PM Tu’i’onetoa: That’s one of the government’s responsibilities is to look after those workers. If you became aware of the time when Tropical Cyclone Gita struck there were various government committees set up to address it such as Shelter Committee, Economic and Social Recovery Committee, the Health, Water and Sanitation Committee and Education. The effects of the cyclone covered many areas which these committees had to deal closely. This is a disease and some of those committees may not be needed. But committees like the Economic and Social Recovery Committee have to provide a plan for the government on this. The World Bank and ADB have given us guidelines on how we apply for financial assistance. When we receive that funding the government will allocate it.

Katalina: The government’s preparedness status is clear both in economic plans and emergency and in long term.

PM Tu’i’onetoa: Every plan has long and short terms. This could be clearer if we refer to it as immediate response phase and recovery response phase. At this stage, we are at the immediate response phase of the plan. To make sure the disease will not come into Tonga. Let’s focus on that. We already understand there will be effects and there will be time for recovery. We have to leave the recovery behind although it is important and we have to be aware of it. When the disease will come in that’s another phase and we have to look at it differently. That’s why it is important for the people not to take these matters lightly. Blocking things at this stage is a better idea. Look at Italy where only two people allegedly brought the disease into their country. Now they struggle to stop it. Say we go past the first or second month and nothing has happened, the tourism sector will be dead already. Then we will implement the recovery plan which will help them to recover financially.

Katalina Tohi: There are people who are flouting the notices.

PM Tu’i’onetoa: That was one of the things we looked at during a meeting attended by almost all the Cabinet ministers and CEOs. We talked about what you are talking about. We are a small population. And it should be easy but some did not want to abide by the rules and some were not aware of the public announcement. But I thank most of the country while we are struggling with the global disaster. I appeal to all Tongans: Let’s work together. We will all share its advantages and we will be happy about it. There was an example Katalina. When the tsunami alert came people went to the shore to watch. When the waves came the people ran, but it was too late. This time we should learn from it like that Tsunami in Niua.  Let’s not disobey the government’s rules and the Ministry of Health. We are still safe and the people knew that. Let’s thank God for His love and care for our nation. We have a duty to be obedience.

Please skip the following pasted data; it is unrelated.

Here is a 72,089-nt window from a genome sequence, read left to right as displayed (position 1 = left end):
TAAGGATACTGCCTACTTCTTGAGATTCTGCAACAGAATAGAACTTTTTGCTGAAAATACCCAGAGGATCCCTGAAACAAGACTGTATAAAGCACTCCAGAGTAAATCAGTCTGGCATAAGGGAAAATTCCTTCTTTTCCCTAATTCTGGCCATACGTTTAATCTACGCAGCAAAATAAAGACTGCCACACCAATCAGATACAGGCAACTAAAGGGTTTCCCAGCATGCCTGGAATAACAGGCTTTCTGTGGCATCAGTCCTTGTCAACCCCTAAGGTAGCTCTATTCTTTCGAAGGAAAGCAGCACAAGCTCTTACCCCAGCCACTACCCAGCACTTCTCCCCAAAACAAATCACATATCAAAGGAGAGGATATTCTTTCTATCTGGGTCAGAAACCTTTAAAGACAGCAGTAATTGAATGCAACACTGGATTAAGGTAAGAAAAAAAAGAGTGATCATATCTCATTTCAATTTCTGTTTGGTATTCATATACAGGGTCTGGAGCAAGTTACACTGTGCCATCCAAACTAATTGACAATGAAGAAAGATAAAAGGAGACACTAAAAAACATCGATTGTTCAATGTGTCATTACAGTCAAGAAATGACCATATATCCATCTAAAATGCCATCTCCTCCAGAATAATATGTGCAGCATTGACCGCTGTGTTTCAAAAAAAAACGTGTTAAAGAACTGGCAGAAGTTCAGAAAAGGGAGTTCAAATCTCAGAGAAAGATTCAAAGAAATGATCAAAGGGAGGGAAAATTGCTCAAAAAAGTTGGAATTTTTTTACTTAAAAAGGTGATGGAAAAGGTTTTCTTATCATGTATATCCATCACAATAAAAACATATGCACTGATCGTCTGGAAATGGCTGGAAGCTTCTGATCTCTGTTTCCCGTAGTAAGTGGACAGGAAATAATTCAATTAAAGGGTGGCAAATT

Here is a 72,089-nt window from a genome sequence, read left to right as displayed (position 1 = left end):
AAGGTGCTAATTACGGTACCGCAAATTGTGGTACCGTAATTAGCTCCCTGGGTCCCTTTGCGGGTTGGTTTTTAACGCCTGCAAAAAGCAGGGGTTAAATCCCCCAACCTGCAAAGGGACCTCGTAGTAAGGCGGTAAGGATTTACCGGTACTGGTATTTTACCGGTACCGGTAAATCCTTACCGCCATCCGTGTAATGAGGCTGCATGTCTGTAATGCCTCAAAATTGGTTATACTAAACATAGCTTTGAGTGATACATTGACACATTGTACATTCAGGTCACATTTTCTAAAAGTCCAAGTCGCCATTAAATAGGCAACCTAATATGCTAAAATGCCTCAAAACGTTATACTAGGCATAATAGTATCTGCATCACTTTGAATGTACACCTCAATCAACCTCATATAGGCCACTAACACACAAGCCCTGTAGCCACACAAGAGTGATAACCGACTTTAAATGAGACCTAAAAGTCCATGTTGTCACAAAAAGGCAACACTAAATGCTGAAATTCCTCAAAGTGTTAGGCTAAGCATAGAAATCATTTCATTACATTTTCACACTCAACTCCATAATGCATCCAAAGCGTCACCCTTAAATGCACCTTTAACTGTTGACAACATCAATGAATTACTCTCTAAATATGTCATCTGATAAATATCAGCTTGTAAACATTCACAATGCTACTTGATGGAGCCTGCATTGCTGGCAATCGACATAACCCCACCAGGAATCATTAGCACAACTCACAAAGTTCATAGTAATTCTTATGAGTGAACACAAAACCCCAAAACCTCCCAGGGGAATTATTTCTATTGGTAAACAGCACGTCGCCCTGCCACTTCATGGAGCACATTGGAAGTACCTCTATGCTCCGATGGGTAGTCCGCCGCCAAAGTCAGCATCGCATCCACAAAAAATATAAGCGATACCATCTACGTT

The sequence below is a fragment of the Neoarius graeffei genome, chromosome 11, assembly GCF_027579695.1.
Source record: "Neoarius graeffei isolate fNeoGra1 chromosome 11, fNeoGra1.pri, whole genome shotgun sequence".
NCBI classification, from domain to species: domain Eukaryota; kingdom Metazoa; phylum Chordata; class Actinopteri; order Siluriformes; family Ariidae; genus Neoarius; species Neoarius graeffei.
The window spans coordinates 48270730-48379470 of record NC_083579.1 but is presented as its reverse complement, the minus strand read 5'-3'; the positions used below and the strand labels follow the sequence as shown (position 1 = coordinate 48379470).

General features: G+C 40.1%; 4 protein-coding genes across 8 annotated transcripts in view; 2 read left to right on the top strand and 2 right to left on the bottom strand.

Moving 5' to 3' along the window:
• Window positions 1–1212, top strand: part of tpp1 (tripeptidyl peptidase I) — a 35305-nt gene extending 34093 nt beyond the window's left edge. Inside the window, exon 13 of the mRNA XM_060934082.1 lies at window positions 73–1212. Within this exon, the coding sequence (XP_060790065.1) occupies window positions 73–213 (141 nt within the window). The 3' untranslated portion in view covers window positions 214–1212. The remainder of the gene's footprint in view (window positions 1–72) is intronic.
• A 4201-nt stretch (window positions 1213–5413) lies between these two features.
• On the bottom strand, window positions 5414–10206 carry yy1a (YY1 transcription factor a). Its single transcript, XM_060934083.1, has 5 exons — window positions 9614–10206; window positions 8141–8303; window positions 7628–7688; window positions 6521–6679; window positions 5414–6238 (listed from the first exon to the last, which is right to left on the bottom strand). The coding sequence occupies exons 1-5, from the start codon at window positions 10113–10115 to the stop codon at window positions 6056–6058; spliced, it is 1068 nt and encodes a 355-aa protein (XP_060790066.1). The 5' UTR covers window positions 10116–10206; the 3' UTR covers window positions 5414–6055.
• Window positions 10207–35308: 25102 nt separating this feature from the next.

Katalina Tohi: There were countries who helped us in the past, especially Australia and New Zealand. Have there been any assistance from them?

PM Tu’i’onetoa: These two countries have helped us financially and technically. Our contact with them is closer at this stage, especially the Ministry of Health. Although international flights have been banned, if we need to bring in medicines and services that must be done.  

Katalina Tohi: Have you anything else to add?

PM Tu’i’onetoa: I appeal to the public this disease is destructive and there is no need for us to take it lightly, otherwise we would become like Italy or Korea. They tried to stop it, but many lives have been lost. We do not want to lose lives. Let’s stay focused on that. But if the disease comes we have to change our course of action. Let’s pray to God to protect us at this time of difficulty.